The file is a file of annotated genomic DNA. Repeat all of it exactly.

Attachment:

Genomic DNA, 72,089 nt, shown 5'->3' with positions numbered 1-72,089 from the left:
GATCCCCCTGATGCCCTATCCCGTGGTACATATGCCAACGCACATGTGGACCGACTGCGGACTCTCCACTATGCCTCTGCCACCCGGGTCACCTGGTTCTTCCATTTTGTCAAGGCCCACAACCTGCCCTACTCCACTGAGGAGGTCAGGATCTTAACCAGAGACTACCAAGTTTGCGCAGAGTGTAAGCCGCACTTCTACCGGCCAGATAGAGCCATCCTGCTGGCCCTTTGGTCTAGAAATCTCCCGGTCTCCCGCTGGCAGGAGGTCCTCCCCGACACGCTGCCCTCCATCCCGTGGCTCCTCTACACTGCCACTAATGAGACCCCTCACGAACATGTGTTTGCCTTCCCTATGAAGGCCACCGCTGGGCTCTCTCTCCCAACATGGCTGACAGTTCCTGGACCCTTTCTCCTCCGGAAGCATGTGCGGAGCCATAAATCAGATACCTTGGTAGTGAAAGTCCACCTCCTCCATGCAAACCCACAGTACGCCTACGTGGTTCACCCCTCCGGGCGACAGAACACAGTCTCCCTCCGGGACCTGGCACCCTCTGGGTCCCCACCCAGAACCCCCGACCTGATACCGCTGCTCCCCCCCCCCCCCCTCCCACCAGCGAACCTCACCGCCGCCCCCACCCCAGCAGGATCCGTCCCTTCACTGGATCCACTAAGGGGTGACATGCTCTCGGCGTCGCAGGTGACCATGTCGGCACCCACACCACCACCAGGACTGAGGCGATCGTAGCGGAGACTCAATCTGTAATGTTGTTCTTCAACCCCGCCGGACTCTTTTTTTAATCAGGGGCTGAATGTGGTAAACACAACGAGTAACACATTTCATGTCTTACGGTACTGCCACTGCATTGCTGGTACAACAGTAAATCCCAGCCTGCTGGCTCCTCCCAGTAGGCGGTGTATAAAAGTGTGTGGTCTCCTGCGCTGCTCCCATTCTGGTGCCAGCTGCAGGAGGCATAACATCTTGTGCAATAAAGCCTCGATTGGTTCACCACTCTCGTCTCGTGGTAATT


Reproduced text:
Genomic DNA, 72,089 nt, shown 5'->3' with positions numbered 1-72,089 from the left:
GATCCCCCTGATGCCCTATCCCGTGGTACATATGCCAACGCACATGTGGACCGACTGCGGACTCTCCACTATGCCTCTGCCACCCGGGTCACCTGGTTCTTCCATTTTGTCAAGGCCCACAACCTGCCCTACTCCACTGAGGAGGTCAGGATCTTAACCAGAGACTACCAAGTTTGCGCAGAGTGTAAGCCGCACTTCTACCGGCCAGATAGAGCCATCCTGCTGGCCCTTTGGTCTAGAAATCTCCCGGTCTCCCGCTGGCAGGAGGTCCTCCCCGACACGCTGCCCTCCATCCCGTGGCTCCTCTACACTGCCACTAATGAGACCCCTCACGAACATGTGTTTGCCTTCCCTATGAAGGCCACCGCTGGGCTCTCTCTCCCAACATGGCTGACAGTTCCTGGACCCTTTCTCCTCCGGAAGCATGTGCGGAGCCATAAATCAGATACCTTGGTAGTGAAAGTCCACCTCCTCCATGCAAACCCACAGTACGCCTACGTGGTTCACCCCTCCGGGCGACAGAACACAGTCTCCCTCCGGGACCTGGCACCCTCTGGGTCCCCACCCAGAACCCCCGACCTGATACCGCTGCTCCCCCCCCCCCCCCTCCCACCAGCGAACCTCACCGCCGCCCCCACCCCAGCAGGATCCGTCCCTTCACTGGATCCACTAAGGGGTGACATGCTCTCGGCGTCGCAGGTGACCATGTCGGCACCCACACCACCACCAGGACTGAGGCGATCGTAGCGGAGACTCAATCTGTAATGTTGTTCTTCAACCCCGCCGGACTCTTTTTTTAATCAGGGGCTGAATGTGGTAAACACAACGAGTAACACATTTCATGTCTTACGGTACTGCCACTGCATTGCTGGTACAACAGTAAATCCCAGCCTGCTGGCTCCTCCCAGTAGGCGGTGTATAAAAGTGTGTGGTCTCCTGCGCTGCTCCCATTCTGGTGCCAGCTGCAGGAGGCATAACATCTTGTGCAATAAAGCCTCGATTGGTTCACCACTCTCGTCTCGTGGTAATT